Call Search
     

New to Ham Radio?
My Profile

Community
Articles
Forums
News
Reviews
Friends Remembered
Strays
Survey Question

Operating
Contesting
DX Cluster Spots
Propagation

Resources
Calendar
Classifieds
Ham Exams
Ham Links
List Archives
News Articles
Product Reviews
QSL Managers

Site Info
eHam Help (FAQ)
Support the site
The eHam Team
Advertising Info
Vision Statement
About eHam.net

   Home   Help Search  
Pages: [1] 2 Next   Go Down
  Print  
Author Topic: FL 2100Z 572B Filament Brightness  (Read 3860 times)
VE3XKD
Member

Posts: 51




Ignore
« on: October 05, 2011, 07:23:09 PM »

Hi

I have picked up a non-working FL 2100ZB that the previous owner stated 'had some problems'. I checked out all of the voltages, and they seem fine. However I notice that the L2, the Choke in the filament supply, had melted insulation and when the Amp is powered on, one tube lights up quite brightly, and the other quite dimmly.  Swapping the tubes around shows that it is not a tube issue but some kind of socket or power supply issue. It looks like someone has previously used a soldering iron on the tube sockets, I am wondering if anyone can help me understand why one tube would glow more brightly than the other. BTW, I tried two sets of tubes, and both sets exhibit the same issue, in the same sockets so I assume that there may be something wrong with the delivery of the filament voltage. Both tubes show about 6.5 volts across the filament pins, but is it possible that the choke wires may have been unsoldered and reversed and that this might cause the problem?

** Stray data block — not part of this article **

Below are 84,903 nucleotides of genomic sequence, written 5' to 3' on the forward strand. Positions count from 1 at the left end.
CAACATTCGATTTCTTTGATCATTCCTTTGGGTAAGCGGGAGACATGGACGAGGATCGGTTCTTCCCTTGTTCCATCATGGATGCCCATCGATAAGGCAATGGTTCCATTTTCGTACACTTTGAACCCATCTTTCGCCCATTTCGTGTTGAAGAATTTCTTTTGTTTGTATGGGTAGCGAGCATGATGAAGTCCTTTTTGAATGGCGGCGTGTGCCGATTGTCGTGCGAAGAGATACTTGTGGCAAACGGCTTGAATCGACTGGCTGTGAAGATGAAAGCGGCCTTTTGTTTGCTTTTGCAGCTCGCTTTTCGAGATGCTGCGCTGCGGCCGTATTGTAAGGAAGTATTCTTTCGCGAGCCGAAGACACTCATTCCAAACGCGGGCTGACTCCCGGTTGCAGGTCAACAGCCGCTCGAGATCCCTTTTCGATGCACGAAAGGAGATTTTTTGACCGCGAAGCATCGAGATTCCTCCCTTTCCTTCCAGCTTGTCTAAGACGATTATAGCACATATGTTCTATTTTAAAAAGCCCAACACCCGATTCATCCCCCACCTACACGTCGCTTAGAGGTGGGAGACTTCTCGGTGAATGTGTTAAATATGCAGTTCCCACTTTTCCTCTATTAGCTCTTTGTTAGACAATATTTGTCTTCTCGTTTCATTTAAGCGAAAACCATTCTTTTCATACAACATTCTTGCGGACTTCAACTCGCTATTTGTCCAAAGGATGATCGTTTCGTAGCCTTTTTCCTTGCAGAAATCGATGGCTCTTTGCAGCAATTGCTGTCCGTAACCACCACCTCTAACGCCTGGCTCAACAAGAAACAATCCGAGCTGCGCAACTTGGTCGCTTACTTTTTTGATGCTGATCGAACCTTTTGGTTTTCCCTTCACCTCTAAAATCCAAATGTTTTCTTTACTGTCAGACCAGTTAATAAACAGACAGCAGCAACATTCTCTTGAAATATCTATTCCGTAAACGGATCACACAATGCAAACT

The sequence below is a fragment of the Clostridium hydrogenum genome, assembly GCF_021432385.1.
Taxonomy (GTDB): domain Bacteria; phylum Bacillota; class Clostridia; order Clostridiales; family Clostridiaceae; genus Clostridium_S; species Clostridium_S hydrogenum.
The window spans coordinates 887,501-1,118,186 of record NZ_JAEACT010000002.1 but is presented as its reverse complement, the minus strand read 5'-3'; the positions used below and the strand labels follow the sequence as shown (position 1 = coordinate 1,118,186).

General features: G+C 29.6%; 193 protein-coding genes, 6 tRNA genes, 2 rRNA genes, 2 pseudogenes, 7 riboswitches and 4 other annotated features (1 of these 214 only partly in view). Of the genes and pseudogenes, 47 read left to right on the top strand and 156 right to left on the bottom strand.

Logged
K8AXW
Member

Posts: 4002




Ignore
« Reply #1 on: October 06, 2011, 09:27:39 AM »

To verify what you are saying:  Let's say the filament of V1 is bright, the filament of V2 is dim.

If you swap the tubes, the V1 tube in the V2 socket is NOW dim?  You measure 6.5VAC on the pins of both tubes?

Did you inspect the insides of the tube "dim" tube socket for black or gray scale or burning??

Did you pull the "dim" tube and squeeze the socket pins slightly and then try it again?

Are you sure the voltages on both tube filament pins are identical?

Reversing the choke wires wouldn't cause this. 



Logged
KE3WD
Member

Posts: 5689




Ignore
« Reply #2 on: October 06, 2011, 10:01:06 AM »

The first most likely cause sounds like it would be that the tube (thermionic valve to you over there) sockets are in need of replacement. 

The solder tracks of someone else attempting to resolder the connections is the big clue -- when one finds a tube socket where it appears that the tube heat desoldered connections, simply resoldering the connection is not the cure -- the solder most likely melts due to the heat loss of a high resistance connection in the socket.  The filament pins, with all the current they can carry, are typically the ones that can heat to solder melting temperatures.